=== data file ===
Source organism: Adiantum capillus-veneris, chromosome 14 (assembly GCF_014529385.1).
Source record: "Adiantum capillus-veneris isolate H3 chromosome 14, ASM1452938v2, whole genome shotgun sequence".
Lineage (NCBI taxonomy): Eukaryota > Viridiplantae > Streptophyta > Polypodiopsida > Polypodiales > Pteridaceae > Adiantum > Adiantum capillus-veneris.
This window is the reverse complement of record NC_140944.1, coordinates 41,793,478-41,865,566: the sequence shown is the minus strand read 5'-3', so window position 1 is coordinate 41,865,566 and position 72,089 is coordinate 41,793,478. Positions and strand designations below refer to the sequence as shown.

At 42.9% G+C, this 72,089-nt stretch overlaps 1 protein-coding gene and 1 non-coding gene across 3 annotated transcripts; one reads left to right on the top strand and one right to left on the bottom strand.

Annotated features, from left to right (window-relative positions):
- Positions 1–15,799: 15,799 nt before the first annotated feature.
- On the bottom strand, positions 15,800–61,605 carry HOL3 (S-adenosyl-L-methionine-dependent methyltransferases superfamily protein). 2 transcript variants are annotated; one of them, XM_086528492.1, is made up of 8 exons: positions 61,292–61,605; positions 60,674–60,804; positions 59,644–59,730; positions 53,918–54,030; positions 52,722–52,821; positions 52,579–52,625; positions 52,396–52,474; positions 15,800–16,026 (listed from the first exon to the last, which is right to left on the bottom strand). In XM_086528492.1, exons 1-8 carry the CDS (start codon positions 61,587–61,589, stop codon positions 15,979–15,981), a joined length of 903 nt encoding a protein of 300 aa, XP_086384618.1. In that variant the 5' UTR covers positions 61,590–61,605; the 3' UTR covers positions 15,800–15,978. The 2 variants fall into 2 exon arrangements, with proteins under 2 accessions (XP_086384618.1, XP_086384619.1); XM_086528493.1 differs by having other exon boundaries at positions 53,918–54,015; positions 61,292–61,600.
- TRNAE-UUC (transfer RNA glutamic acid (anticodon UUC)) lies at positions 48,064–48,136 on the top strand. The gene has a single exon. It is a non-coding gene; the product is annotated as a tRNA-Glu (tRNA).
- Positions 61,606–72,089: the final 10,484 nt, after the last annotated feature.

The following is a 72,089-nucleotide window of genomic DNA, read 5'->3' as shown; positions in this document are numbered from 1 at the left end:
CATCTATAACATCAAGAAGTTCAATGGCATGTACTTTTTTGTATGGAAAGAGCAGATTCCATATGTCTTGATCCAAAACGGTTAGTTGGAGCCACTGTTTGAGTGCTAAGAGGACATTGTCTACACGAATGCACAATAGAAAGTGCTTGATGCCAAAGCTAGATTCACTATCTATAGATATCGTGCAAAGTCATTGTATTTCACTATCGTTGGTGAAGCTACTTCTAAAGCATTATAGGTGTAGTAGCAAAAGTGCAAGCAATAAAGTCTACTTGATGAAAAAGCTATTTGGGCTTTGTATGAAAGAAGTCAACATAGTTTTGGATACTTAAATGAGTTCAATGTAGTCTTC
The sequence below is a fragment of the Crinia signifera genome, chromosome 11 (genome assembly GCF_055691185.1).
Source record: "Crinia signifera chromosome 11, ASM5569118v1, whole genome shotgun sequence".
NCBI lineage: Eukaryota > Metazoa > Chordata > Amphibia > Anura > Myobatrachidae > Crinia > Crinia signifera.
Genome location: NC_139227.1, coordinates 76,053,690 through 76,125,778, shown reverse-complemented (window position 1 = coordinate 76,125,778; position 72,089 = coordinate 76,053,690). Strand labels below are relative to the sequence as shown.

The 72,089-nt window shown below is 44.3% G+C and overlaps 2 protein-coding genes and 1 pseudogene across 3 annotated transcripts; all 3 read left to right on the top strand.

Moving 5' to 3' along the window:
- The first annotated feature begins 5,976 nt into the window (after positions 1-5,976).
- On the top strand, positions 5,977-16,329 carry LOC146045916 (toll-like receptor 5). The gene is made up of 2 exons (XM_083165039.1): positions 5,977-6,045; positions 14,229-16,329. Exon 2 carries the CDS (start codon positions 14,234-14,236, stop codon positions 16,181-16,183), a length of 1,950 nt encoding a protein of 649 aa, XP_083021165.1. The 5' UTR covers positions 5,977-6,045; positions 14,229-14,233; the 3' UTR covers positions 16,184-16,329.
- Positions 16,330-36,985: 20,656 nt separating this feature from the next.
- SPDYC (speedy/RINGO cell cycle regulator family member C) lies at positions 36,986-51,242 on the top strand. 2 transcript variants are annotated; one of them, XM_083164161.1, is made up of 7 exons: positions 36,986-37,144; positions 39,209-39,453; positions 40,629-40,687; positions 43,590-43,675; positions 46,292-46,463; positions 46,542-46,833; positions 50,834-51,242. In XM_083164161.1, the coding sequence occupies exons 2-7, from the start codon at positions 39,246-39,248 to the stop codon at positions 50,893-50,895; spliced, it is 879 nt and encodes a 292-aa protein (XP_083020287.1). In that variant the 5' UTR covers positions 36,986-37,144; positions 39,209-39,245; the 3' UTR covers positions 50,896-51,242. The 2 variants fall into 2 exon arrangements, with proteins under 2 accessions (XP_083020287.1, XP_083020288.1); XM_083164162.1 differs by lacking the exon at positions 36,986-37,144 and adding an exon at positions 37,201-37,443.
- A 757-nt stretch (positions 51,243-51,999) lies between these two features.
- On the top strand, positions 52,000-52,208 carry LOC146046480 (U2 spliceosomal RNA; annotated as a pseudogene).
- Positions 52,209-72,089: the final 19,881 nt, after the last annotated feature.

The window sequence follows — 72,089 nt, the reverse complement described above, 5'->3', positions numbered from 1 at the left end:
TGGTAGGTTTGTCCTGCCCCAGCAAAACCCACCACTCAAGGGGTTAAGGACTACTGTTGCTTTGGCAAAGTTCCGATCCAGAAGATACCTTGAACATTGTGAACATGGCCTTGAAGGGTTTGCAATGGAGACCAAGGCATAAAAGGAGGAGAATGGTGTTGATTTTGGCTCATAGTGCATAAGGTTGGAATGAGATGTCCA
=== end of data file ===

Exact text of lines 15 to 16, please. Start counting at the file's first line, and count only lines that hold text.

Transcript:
NCBI lineage: Eukaryota > Metazoa > Chordata > Amphibia > Anura > Myobatrachidae > Crinia > Crinia signifera.
Genome location: NC_139227.1, coordinates 76,053,690 through 76,125,778, shown reverse-complemented (window position 1 = coordinate 76,125,778; position 72,089 = coordinate 76,053,690). Strand labels below are relative to the sequence as shown.